GPS tends to fall into two categories: connected GPS and built-in GPS.
Connected GPS is the least convenient, but the cheaper option and best for prolonging battery life. With no GPS receiver in the watch, connected GPS essentially hijacks the GPS signal from your smartphone. This allows you to see accurate GPS readouts on your wrist without having to check your phone. Of course, you need to take your phone with you on a run for this to actually work.
Built-in GPS is the height of convenience, allowing you to leave your phone at home while the GPS receiver built into your watch accurately tracks your movement. Besides draining the battery, this option is more expensive, and therefore reserved for midrange fitness trackers and above.
Like GPS tracking, having a 10ATM water-resistance rating – allowing you to reach depths of up to 100 meters – probably isn’t the most important feature a lifter needs on their smartwatch.
Having said that, if you plan to use your device for swimming and other water-based activities, then you will need to consider the water-resistance rating.
There is more information on these ratings in our guide to the best fitness trackers for swimming, although it’s worth being aware that anything with a 3ATM to 10ATM rating should be suitable for swimming, as should an IP68 rating.
Of course, we always advise that you check the manufacturer’s specifications to determine exactly what activities the watch can withstand. If the manufacturer says it can take swimming, then you know you are probably safe.
If you aren’t interested in swimming, water-resistance is still quite important. Having at least an IP67 or IP68 rating is worthwhile, in case you are caught in the rain or want to shower with your watch.
Plus, considering how intense some CrossFit WODS can be, the device is always likely to come into contact with some moisture from sweat. Some sort of water resistance will ensure this sweat isn’t going to break the device.
In the world of building strength and muscle, a good lifter knows that recovery is as – if not more – important than what you do in the gym. This is why a good night’s sleep is crucial.
While you can wake up feeling either refreshed and ready to go, or more tired than when you went to sleep, chances are you don’t know exactly what happened during the night – unless you are tracking your sleep.
This is where wearables with built-in sleep tracking come in handy. Using a motion sensor to track subtle changes in your movement, the sleep tracking feature will give you some insight into your nightly activity and how restful your sleep is.
By having your sleep data available, you can make changes to your bedtime habits to help you sleep better. Some sleep trackers will also include a silent alarm (in the form of a gentle vibration on your wrist) that wakes you during your lightest period of sleep, so you don’t wake up from deep slumber feeling groggy.
A sleep tracking feature isn’t reason alone to buy a fitness tracker, although having this function built in can be very useful.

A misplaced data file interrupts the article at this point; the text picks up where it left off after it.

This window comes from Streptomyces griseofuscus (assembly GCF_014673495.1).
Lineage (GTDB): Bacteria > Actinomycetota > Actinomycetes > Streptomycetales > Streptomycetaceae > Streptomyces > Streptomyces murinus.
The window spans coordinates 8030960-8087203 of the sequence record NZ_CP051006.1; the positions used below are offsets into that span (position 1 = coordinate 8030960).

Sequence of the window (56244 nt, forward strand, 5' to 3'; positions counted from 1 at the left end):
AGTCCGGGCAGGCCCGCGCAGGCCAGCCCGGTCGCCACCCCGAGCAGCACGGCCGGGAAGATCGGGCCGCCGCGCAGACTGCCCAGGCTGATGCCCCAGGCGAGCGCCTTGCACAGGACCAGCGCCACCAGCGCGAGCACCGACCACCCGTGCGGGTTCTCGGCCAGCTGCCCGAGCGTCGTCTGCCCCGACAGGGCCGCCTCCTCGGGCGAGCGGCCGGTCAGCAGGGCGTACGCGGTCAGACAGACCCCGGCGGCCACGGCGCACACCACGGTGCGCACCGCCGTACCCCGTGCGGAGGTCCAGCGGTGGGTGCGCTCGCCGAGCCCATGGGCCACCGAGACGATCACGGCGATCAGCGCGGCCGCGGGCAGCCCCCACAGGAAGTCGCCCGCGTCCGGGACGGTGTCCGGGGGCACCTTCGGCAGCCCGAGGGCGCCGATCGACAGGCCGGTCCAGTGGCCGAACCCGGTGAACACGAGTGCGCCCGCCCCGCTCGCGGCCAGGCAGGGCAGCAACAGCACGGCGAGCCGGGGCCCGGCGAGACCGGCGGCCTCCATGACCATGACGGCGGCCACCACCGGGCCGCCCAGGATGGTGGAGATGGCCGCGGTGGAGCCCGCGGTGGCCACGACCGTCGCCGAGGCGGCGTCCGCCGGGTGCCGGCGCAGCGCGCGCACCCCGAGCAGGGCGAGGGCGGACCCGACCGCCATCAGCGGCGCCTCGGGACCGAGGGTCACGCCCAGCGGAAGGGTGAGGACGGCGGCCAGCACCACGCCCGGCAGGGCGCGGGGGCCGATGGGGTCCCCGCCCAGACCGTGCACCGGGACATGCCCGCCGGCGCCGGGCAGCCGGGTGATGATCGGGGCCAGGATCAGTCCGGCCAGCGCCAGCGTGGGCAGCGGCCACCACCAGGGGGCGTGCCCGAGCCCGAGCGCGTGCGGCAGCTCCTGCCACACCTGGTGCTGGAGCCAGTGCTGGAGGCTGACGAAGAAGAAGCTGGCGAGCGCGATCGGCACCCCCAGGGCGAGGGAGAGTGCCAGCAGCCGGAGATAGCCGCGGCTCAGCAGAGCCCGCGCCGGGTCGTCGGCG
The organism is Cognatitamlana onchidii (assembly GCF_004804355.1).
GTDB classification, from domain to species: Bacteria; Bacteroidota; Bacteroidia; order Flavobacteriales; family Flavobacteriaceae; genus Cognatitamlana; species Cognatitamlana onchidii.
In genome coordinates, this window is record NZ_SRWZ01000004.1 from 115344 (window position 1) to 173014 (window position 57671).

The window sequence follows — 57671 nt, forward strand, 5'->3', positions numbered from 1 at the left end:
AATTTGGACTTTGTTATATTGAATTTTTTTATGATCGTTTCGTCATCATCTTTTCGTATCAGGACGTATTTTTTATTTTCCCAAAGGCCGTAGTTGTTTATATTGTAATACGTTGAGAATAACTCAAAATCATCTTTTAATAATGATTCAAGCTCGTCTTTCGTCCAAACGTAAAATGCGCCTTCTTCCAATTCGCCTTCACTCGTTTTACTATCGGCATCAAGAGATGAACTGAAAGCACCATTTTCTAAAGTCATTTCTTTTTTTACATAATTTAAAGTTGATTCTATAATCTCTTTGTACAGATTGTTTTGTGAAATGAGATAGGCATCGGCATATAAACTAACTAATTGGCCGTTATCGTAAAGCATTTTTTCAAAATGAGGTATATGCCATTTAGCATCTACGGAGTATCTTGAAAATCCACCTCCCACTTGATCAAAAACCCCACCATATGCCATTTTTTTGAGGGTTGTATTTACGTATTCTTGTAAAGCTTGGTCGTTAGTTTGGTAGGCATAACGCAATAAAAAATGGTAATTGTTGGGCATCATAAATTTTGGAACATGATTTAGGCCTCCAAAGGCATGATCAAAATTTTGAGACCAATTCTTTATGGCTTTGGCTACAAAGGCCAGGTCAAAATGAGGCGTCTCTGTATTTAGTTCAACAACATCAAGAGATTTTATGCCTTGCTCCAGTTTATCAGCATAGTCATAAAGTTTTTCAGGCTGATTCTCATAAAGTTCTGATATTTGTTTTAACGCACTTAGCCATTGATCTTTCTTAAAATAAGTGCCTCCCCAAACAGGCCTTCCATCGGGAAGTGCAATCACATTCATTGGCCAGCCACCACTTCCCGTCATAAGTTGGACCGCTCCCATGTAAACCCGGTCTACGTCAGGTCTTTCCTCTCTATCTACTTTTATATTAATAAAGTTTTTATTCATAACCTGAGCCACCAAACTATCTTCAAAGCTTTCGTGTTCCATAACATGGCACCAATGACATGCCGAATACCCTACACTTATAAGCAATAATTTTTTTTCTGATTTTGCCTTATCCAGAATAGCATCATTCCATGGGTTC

Of course, as we mentioned above, the battery life of the device will determine whether or not sleep tracking is feasible – if it’s under 24 hours, you can pretty much write off sleep tracking.
Finally, we get to lifestyle features – those features we associate more with smartwatches than fitness trackers. In other words, those features that make life more convenient.
One such feature is music storage or streaming. We all know how much more weight we can push when listening to an inspirational tune, so having the ability to play music directly from your wrist to Bluetooth headphones is a very useful function. This function is more common on the higher-end watches.
Smartphone notifications are another common feature, although this is seen on watches across the price spectrum. You will usually find incoming calls, SMS messages and social media alerts pop up on the watch. The ability to interact with these notifications will depend on the device, but some will allow you to reply to messages and even make calls of your own.
These days, higher-end watches will often give you the ability to make NFC contactless payments. This allows you to pay for items (from your post-workout protein shake to your groceries) directly from your wrist. It’s a handy feature, especially if you are prone to forgetting cash or cards.
There are hundreds of other functions aside from these examples, ranging from weather alerts to female health tracking features. However, if your watch connects to an app store – Apple, Samsung and Garmin devices are particularly good at this – then you can download all the apps that suit you.
Truth be told, at the time of writing, the selection of dedicated CrossFit watches was very poor.
However, just because a device doesn’t advertise itself specifically as a CrossFit tracker, that doesn’t mean it isn’t suitable for CrossFit, HIIT and weightlifting. You just have to ensure that the watch you do pick shows off the features required for these kinds of workouts.